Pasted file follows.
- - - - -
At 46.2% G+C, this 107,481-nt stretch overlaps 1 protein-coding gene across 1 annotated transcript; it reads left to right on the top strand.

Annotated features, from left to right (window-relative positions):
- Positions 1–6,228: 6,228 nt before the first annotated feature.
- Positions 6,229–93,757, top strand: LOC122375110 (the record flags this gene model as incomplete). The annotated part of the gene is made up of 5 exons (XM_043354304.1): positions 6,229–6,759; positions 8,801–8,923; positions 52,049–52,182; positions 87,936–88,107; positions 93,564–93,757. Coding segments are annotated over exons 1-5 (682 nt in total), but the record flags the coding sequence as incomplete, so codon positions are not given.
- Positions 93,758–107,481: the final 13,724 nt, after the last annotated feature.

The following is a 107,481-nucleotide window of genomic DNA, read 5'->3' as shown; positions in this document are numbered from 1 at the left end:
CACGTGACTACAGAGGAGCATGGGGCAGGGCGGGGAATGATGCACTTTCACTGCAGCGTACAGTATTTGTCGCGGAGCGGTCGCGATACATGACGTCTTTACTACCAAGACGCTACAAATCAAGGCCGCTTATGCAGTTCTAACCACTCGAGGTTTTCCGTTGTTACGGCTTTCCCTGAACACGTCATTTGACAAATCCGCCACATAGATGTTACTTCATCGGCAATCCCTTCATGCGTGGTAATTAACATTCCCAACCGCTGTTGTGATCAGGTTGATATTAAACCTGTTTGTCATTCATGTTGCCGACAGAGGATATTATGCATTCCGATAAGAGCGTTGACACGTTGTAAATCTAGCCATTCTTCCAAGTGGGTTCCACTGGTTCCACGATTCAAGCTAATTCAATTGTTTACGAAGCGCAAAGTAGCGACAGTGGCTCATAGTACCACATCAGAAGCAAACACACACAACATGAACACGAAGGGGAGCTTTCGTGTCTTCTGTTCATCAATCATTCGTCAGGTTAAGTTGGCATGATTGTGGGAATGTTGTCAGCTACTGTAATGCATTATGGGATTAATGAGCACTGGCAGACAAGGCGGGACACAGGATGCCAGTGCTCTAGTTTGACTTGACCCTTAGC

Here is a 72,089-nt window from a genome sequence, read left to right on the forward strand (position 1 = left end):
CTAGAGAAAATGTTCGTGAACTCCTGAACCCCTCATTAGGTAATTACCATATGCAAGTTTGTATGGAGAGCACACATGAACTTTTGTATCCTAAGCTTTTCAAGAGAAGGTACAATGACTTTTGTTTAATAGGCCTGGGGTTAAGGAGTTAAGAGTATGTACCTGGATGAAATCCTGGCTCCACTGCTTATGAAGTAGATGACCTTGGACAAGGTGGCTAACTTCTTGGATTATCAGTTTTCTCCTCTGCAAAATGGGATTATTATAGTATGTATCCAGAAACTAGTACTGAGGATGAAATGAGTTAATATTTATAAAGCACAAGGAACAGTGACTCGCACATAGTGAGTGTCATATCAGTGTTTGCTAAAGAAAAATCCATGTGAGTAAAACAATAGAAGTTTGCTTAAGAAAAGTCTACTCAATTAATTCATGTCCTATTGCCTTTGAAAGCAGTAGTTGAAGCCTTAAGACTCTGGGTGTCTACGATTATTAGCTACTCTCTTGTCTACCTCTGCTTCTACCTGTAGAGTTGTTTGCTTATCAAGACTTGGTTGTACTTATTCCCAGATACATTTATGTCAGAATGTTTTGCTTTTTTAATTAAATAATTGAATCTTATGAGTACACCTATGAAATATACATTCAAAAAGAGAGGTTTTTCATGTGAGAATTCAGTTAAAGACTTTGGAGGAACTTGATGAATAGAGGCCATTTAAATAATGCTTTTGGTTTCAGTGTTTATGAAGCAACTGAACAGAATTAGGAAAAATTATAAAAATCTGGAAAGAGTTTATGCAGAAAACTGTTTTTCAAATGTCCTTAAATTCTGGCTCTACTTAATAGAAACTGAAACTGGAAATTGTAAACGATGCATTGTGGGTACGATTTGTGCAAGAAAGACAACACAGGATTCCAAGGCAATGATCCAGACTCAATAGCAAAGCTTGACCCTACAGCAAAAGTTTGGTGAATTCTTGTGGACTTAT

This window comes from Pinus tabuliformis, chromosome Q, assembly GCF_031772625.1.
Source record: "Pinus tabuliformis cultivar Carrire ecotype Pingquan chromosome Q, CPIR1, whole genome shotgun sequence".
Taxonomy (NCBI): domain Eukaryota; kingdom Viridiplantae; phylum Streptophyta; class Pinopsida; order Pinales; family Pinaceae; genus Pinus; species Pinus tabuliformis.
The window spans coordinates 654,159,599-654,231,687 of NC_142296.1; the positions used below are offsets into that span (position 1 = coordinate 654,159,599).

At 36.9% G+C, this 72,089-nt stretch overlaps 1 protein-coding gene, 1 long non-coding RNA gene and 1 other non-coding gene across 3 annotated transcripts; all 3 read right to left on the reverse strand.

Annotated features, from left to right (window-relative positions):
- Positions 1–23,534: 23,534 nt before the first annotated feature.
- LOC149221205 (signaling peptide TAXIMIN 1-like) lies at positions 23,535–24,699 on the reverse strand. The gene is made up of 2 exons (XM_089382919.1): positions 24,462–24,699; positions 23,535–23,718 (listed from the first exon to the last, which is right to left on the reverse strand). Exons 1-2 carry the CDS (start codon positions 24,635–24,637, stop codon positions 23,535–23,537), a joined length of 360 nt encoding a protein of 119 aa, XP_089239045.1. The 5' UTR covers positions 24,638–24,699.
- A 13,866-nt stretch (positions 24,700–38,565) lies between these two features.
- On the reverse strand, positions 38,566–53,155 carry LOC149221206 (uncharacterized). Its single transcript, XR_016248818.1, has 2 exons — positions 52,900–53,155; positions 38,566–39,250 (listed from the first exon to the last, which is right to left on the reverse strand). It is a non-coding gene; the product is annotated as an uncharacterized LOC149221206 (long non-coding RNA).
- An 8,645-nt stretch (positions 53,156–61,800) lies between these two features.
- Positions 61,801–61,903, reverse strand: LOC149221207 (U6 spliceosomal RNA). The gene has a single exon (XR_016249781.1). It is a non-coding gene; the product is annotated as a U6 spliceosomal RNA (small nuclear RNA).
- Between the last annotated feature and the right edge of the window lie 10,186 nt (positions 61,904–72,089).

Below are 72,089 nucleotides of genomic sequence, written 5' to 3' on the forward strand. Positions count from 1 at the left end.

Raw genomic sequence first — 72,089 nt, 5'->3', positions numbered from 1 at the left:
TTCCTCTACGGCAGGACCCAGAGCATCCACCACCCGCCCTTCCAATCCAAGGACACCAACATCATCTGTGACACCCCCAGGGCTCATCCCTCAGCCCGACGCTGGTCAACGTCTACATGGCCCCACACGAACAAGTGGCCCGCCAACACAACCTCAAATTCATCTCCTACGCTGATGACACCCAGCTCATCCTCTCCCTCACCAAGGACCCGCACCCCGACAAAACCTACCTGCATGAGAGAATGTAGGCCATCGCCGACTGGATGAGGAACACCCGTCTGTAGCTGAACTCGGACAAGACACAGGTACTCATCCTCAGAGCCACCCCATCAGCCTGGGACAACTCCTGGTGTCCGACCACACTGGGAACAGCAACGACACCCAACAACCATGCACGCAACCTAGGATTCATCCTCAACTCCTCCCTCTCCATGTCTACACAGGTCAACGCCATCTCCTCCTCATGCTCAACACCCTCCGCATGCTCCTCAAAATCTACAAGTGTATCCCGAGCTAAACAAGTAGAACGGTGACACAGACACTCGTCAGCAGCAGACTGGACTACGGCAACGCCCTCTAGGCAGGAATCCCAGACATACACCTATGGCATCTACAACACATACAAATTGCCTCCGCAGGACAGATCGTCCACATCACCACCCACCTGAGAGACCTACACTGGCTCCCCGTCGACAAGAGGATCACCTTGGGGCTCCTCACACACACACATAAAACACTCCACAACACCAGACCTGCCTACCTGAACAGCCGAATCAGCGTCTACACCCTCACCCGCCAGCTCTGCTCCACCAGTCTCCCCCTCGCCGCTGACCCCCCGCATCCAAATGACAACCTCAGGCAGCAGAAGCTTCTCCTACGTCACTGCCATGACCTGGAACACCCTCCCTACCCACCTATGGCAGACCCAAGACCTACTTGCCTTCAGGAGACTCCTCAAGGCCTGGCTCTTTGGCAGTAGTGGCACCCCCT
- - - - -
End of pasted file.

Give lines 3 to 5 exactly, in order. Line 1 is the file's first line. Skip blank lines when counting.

- Positions 1–6,228: 6,228 nt before the first annotated feature.
- Positions 6,229–93,757, top strand: LOC122375110 (the record flags this gene model as incomplete). The annotated part of the gene is made up of 5 exons (XM_043354304.1): positions 6,229–6,759; positions 8,801–8,923; positions 52,049–52,182; positions 87,936–88,107; positions 93,564–93,757. Coding segments are annotated over exons 1-5 (682 nt in total), but the record flags the coding sequence as incomplete, so codon positions are not given.
- Positions 93,758–107,481: the final 13,724 nt, after the last annotated feature.